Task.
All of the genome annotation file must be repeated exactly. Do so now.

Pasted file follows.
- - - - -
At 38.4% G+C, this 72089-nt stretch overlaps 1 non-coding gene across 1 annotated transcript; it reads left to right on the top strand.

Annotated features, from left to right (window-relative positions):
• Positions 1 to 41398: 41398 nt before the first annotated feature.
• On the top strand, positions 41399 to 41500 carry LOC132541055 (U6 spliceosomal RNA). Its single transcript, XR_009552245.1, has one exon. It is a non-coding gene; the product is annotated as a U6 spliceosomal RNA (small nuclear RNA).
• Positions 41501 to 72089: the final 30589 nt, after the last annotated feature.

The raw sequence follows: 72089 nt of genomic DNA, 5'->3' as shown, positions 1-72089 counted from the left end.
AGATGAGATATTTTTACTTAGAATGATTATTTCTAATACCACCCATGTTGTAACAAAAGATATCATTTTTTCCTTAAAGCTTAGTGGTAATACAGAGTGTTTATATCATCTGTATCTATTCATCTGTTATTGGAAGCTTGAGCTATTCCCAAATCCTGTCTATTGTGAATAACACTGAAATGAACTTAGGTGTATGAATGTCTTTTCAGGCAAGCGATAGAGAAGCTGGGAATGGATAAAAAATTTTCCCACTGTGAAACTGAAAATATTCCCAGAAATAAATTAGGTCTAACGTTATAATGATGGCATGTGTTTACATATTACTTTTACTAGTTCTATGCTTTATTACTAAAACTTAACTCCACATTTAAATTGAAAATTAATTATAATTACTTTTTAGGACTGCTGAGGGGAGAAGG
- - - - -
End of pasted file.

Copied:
At 38.4% G+C, this 72089-nt stretch overlaps 1 non-coding gene across 1 annotated transcript; it reads left to right on the top strand.

Annotated features, from left to right (window-relative positions):
• Positions 1 to 41398: 41398 nt before the first annotated feature.
• On the top strand, positions 41399 to 41500 carry LOC132541055 (U6 spliceosomal RNA). Its single transcript, XR_009552245.1, has one exon. It is a non-coding gene; the product is annotated as a U6 spliceosomal RNA (small nuclear RNA).
• Positions 41501 to 72089: the final 30589 nt, after the last annotated feature.

The raw sequence follows: 72089 nt of genomic DNA, 5'->3' as shown, positions 1-72089 counted from the left end.
AGATGAGATATTTTTACTTAGAATGATTATTTCTAATACCACCCATGTTGTAACAAAAGATATCATTTTTTCCTTAAAGCTTAGTGGTAATACAGAGTGTTTATATCATCTGTATCTATTCATCTGTTATTGGAAGCTTGAGCTATTCCCAAATCCTGTCTATTGTGAATAACACTGAAATGAACTTAGGTGTATGAATGTCTTTTCAGGCAAGCGATAGAGAAGCTGGGAATGGATAAAAAATTTTCCCACTGTGAAACTGAAAATATTCCCAGAAATAAATTAGGTCTAACGTTATAATGATGGCATGTGTTTACATATTACTTTTACTAGTTCTATGCTTTATTACTAAAACTTAACTCCACATTTAAATTGAAAATTAATTATAATTACTTTTTAGGACTGCTGAGGGGAGAAGG